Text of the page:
Thursday’s 2-0 loss to Ohio State brought a disappointing end to an Iowa baseball season that once had tons of postseason hope. Iowa is still trending in the right direction under Rick Heller, but a bid for a third regional berth in four years fell just short.
As the Hawkeyes look to continue climbing in 2019, they’ll first have to navigate through the always-interesting MLB draft.
Iowa could take a sizable hit there, depending on how things unfold next month. Baseball America’s latest top 500, released Monday, has four Hawkeyes listed. The draft runs June 4-6.
Couple those potential losses with four key departing seniors — Nick Nelsen, Matt Hoeg, Tyler Cropley and Austin Guzzo — and Iowa could have big holes to fill next season.
A look at what’s ahead for Heller’s Hawkeyes:
The likeliest of the bunch to leave for the draft, Neustrom has continually progressed in each of his three Hawkeye seasons. The outfielder was just named a first-team all-Big Ten selection and had a nice junior season in the middle of Iowa’s lineup.
If Neustrom is selected within the first 180 picks, he’d become the Hawkeyes’ highest drafted position player since Danan Hughes in 1992.
Baseball America currently ranks Neustrom as the No. 190 overall prospect, so reaching that benchmark is certainly possible.
“Neustrom puts on quite a show in batting practice, when he displays plus-plus raw power,” his Baseball America scouting report reads. “But in games, he’s just as comfortable poking a ball to right field with a contact-oriented approach. That combination of contact ability and power potential makes him an interesting mid-day two pick.”
Day Two consists of rounds 3-10, and if Neustrom goes where he’s projected, chances are high he’ll head to the professional ranks. But the MLB draft is full of variables no other draft has, and anything could happen in crunch time.
The second-highest ranked Hawkeye on Baseball America latest top 500, Schanuel sits No. 413 after an up-and-down junior year. Despite early efficiency issues, the right-hander looked solid through the bulk of Iowa’s nonconference schedule.
The Big Ten Conference slate then rolled around, and Schanuel fizzled. After winning the conference’s co-pitcher of the week following his March 23 outing versus Indiana, the right-hander had just one quality start the rest of the way.
He was eventually yanked from the weekend rotation and finished the year with a 5.94 ERA.
The junior already turned down the draft twice — the Philadelphia Phillies selected him in the 20th round last season, the Oakland Athletics in the 36th round the year before — and Schanuel could feel he needs to bounce to pro ball before losing his leverage as a senior.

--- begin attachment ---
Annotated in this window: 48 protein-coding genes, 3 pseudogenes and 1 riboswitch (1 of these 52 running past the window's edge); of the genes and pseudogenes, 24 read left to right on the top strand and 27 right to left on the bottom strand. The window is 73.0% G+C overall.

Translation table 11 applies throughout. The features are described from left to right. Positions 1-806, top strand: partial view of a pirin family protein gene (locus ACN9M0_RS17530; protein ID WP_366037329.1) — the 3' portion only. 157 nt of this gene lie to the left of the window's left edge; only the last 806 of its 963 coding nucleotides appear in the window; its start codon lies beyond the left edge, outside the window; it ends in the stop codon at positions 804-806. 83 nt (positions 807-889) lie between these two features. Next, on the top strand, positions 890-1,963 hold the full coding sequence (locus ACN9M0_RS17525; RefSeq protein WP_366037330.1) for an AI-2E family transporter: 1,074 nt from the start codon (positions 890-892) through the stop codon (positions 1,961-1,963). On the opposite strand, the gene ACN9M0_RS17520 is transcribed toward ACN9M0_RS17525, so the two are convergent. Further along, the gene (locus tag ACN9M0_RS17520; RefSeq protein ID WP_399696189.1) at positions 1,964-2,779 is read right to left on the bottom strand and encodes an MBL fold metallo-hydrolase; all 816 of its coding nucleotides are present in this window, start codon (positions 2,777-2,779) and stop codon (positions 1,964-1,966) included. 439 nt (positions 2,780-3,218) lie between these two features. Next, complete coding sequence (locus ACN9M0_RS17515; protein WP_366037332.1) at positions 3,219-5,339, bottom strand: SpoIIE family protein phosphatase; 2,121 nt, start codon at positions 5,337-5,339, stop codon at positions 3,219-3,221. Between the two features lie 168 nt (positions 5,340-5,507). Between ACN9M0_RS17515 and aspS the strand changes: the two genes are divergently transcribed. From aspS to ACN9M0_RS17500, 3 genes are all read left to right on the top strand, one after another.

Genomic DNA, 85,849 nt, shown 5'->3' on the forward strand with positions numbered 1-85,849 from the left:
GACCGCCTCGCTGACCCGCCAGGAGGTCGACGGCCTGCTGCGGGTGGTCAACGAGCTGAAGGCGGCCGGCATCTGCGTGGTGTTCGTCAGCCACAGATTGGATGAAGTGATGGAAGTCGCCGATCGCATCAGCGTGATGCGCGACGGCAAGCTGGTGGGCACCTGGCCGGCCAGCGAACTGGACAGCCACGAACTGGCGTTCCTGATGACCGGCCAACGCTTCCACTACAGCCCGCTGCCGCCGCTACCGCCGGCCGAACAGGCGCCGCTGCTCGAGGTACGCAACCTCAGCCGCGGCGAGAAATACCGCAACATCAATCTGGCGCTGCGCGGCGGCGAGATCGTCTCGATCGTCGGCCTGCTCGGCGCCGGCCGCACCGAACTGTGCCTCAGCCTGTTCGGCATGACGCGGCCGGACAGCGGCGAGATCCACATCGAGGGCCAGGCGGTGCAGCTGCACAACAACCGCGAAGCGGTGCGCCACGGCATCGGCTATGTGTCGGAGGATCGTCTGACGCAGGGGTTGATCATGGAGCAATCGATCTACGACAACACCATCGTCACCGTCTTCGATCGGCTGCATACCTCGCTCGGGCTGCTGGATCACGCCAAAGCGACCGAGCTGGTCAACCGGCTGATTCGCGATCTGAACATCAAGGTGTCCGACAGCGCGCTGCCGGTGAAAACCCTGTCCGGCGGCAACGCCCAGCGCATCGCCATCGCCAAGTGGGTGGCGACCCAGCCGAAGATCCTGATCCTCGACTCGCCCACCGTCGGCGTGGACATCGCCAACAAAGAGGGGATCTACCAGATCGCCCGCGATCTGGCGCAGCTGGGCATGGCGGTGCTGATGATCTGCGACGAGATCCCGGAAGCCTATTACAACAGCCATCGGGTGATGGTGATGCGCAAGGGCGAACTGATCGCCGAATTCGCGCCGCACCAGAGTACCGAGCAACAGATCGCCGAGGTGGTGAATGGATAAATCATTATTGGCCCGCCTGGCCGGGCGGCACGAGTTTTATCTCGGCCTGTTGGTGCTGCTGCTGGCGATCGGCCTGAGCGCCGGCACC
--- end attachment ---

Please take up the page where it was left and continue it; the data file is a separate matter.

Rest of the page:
With a fastball that can reach the mid-90s and quality offspeed stuff, Schanuel’s arsenal has never been a problem. That’s why he’s on BA’s list.
But after a subpar season, another year with the Hawkeyes could be beneficial.
The redshirt junior southpaw bounced back from Tommy John as well as anyone could’ve expected in 2018. Allgeyer was Iowa’s unquestioned ace and delivered quality showing after quality showing all year, finishing with a 2.41 ERA over 97 innings.
Allgeyer currently sits No. 455 on Baseball America’s top-500, which roughly translates to about the 15th round.
You saw Nick Gallagher last season parlay a strong year as a Friday night arm into a 16th-round selection, then head to the minor leagues. Allgeyer could decide to do the same, depending on how the money shakes out.
The final Hawkeye on Baseball America’s latest top 500, Cropley comes in at No. 469.
Although the senior catcher tailed off late thanks in part to a thumb injury suffered at Western Illinois on May 15, Cropley was undoubtedly Iowa’s most consistent hitter in 2018. He was a first-team all-Big Ten selection as carried the Hawkeye offense at times.
Cropley won’t have any financial leverage as a senior, but his BA placement slots him as an early Day Three pick. Teams looking to bolster their minor-league catching stock could jump up and snag him earlier.
With Cropley’s departure known, Iowa will have a sizable hole to fill behind the plate. The senior backstop not only did damage with his bat, but also handled a pitching staff with durability and poise.
Daniels didn’t make Baseball America list, but the junior closer could still leave early if the situation is right.
The Cedar Rapids Kennedy product did struggle a bit late with control issues, but Daniels can still run it up to the low-to-mid 90s on any given night.
He was the Hawkeyes’ most trusted reliever this season, and would create a large spot to fill in the 2019 bullpen should he depart.
Dargan Southard covers Iowa and UNI athletics, recruiting and preps for The Des Moines Register, HawkCentral.com and the Iowa City Press-Citizen. Email him at firstname.lastname@example.org or follow him on Twitter at @Dargan_Southard.